9. Because of Winn-Dixie by Kate DiCamillo – I haven\’t read this one, because it was written after I was in middle school. Winn-Dixie is a big ugly dog who helps a very lonely little girl in need of a friend.
  10. Black Beauty by Anna Sewell – Black Beauty is a horse in turn of the century England. His story includes adventures aplenty, but its real value comes from its heart. Even preschool kids will understand the kindnesses and cruelties portrayed through the situations in this book.
  11. The Borrowers by Mary Norton – My boss told me that this was one of her favorite books when she was a kid, and she read it to her kids. It\’s a series of books about a wee family who lives in the floor of a house.
  12. Bridge to Terabithia by Katherine Paterson -\”This was the first book to ever make me cry. It\’s a heartwarming but sad story about carving out your refuge both physically and emotionally away from bullies and the harsh realities of being a kid. It\’s about friendship and standing up for what is right as much as it\’s about loss.\” (Recommendation & review from Allie at No Time for Flash Cards)
  13. Bunnicula: A Rabbit-Tale of Mystery by Deborah Howe – I haven\’t read this one, but our librarian loves it. The story is about a dog and a cat and a vampire bunny named Bunnicula. According to the reviews on Amazon, it\’s really funny.
  14. Caddie Woodlawn by Carol Ryrie Brink – Caddie Woodlawn was more tomboy than Laura Ingalls Wilder, always finding adventure in places she shouldn\’t have been to begin with. Based on the author\’s grandmother, Caddie Woodlawn is a story I loved as a little girl.
  15. Charlie and the Chocolate Factory by Roald Dahl – This was the very first chapter book I read aloud to Gracie. It is so good! She loved that there was a movie adaptation (the old Gene Wilder one, not the new one, which I\’ve heard is not appropriate for little kids), and she loved that we found Willy Wanka candy at the grocery store. We finished this one in less than a week.
  16. The Castle in the Attic by Elizabeth Winthrop – A 10-year-old boy finds a magical castle in the attic. I haven\’t read this one, but it reminds me of the Indian in the Cupboard which appears below.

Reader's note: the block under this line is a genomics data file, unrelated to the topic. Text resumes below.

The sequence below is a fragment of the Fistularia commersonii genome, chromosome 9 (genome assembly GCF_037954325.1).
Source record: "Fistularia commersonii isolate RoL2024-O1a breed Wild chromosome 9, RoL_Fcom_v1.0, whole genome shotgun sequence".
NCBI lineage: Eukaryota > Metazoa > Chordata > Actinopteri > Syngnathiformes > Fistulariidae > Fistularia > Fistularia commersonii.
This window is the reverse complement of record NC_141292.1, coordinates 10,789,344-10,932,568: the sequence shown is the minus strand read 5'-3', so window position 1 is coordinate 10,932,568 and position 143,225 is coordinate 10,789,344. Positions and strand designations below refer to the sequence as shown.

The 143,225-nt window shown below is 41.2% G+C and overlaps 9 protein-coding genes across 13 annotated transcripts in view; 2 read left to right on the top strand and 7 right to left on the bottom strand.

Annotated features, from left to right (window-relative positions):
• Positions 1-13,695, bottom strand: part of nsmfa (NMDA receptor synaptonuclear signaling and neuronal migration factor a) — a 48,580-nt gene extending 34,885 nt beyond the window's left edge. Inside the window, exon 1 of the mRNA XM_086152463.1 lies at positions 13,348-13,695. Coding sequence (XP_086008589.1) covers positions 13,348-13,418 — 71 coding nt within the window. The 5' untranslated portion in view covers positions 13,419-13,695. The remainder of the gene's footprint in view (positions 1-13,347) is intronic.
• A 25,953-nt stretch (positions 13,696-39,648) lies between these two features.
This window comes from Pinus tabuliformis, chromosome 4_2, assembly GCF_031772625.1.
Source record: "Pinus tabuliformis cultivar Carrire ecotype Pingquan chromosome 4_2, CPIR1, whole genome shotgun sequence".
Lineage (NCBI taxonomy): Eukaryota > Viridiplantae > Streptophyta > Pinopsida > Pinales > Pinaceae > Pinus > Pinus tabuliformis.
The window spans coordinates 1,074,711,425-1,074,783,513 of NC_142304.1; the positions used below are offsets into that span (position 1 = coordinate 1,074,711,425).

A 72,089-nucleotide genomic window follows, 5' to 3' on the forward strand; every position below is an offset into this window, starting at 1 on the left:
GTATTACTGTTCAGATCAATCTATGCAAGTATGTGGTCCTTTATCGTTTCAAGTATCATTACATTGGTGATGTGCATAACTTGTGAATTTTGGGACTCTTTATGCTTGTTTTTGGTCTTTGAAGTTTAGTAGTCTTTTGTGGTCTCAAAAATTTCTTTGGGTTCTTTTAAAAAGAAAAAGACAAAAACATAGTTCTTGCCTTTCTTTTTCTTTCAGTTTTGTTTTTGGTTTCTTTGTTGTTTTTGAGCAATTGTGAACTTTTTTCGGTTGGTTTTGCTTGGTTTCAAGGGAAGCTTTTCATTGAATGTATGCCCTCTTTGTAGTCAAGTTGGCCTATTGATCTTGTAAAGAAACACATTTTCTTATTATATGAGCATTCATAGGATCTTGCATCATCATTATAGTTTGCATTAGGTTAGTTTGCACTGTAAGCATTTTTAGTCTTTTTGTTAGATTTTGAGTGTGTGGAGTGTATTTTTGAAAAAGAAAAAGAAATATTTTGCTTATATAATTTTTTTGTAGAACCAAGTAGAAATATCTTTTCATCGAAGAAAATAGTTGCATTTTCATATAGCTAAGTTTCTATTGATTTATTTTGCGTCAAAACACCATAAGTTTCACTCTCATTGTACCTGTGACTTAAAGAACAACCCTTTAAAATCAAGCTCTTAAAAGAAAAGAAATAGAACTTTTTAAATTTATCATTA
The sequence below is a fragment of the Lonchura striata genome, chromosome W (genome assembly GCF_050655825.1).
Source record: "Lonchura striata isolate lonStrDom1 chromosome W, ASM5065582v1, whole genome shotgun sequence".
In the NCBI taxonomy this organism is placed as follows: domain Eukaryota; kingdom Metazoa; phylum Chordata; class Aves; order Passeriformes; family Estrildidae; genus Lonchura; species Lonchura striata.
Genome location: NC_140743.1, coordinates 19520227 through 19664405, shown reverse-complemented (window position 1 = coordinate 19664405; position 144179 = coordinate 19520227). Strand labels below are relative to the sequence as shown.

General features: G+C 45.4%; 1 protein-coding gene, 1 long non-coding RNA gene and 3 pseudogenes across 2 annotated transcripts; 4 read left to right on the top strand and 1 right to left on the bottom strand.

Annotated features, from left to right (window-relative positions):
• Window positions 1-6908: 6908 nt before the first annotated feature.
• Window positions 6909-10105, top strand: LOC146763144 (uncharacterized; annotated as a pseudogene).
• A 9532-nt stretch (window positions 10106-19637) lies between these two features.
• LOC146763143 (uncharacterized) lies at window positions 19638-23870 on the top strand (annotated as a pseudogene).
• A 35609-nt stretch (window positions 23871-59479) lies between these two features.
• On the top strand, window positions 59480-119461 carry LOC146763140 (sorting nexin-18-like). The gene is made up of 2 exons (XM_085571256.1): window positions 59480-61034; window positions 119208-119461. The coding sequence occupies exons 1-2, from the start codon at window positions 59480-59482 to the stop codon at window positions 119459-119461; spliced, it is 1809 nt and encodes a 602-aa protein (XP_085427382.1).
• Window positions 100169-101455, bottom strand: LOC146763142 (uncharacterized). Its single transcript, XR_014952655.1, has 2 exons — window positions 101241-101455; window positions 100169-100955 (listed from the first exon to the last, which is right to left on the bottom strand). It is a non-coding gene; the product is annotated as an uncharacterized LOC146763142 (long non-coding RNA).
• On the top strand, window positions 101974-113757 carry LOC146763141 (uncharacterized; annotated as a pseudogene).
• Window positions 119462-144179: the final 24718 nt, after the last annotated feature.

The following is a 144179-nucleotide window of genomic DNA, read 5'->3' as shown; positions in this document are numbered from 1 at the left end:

17. Charlotte\’s Web by EB White – I remember weeping at the end of this book. It was the first time that I experienced such strong emotions from a book. There\’s a really nice animated movie of Charlotte\’s Web, too, but the book is the best version.
  18. Cheaper by the Dozen by Frank Gilbreth and Elizabeth Gilbreth Carey – I bet you know the Steve Martin and Bonnie Hunt move based on this book. The book, however, is the real life, laugh out loud funny story of the Gilbreth family who lived in the very early 1900\’s.
  19. The Cricket in Times Square by George Selden – This is a really nice story about a little boy and a handful of animals (including a cricket, obviously). It\’s great for little kids because there\’s nothing traumatic or scary, just a rich and elaborate iteration of the Country Mouse, City Mouse folk tale.
  20. Christy by Catherine Marshall – I remember reading this story to my little sister. It\’s about a 19-year-old girl who leaves home to become a teacher in a (comparatively) primitive town in the Smokey Mountains of Tennessee. This one is probably best for older kids; it\’s almost 600 pages.
  21. Clementine by Sara Pennypacker – I haven\’t read this one, but it\’s on our list after Mary and Laura. I can\’t wait to dive into the story of a third grade girl who seems like Fancy Nancy\’s older, misunderstood cousin. It\’s also the beginning of a series.
  22. The Complete Tales of Winnie-The-Pooh by AA Milne – I read this to Grace when I was pregnant with Allie, so I guess I read it to both of them. I love Pooh Bear\’s overly simplistic view of the world. Even little kids will be able to see his foibles and find comfort in his friendship with Christopher Robin. You\’ll see some parallels with Disney movies and stories, but the original is (as you might have known) much richer.
  23. Dear Mr. Henshaw by Beverly Cleary – This is a collection of letters written by a little boy to his favorite author over a period of four years. His parents divorce, he moves to a new school, he gets picked on all the time, and he learns to deal with his confusing life through writing.
  24. The Door in the Wall by Marguerite De Angeli – This is a Newberry Medal winner about a teenage boy who becomes crippled and learns there\’s more to him than his body. It\’s probably best for older kids because the story develops slowly and includes a lot of language that littles won\’t understand.
  25. Ella Enchanted by Gail Carson Levine – Repeat it with me: There is a movie based on this book, but the book is so much better. It\’s essentially a Cinderella story, but a marvelously rich version.
  26. Encyclopedia Brown, Boy Detective by Donald Sobol – This was my first mystery book experience. I could never figure out the whodunnit, but I really liked reading the stories and being surprised at the end.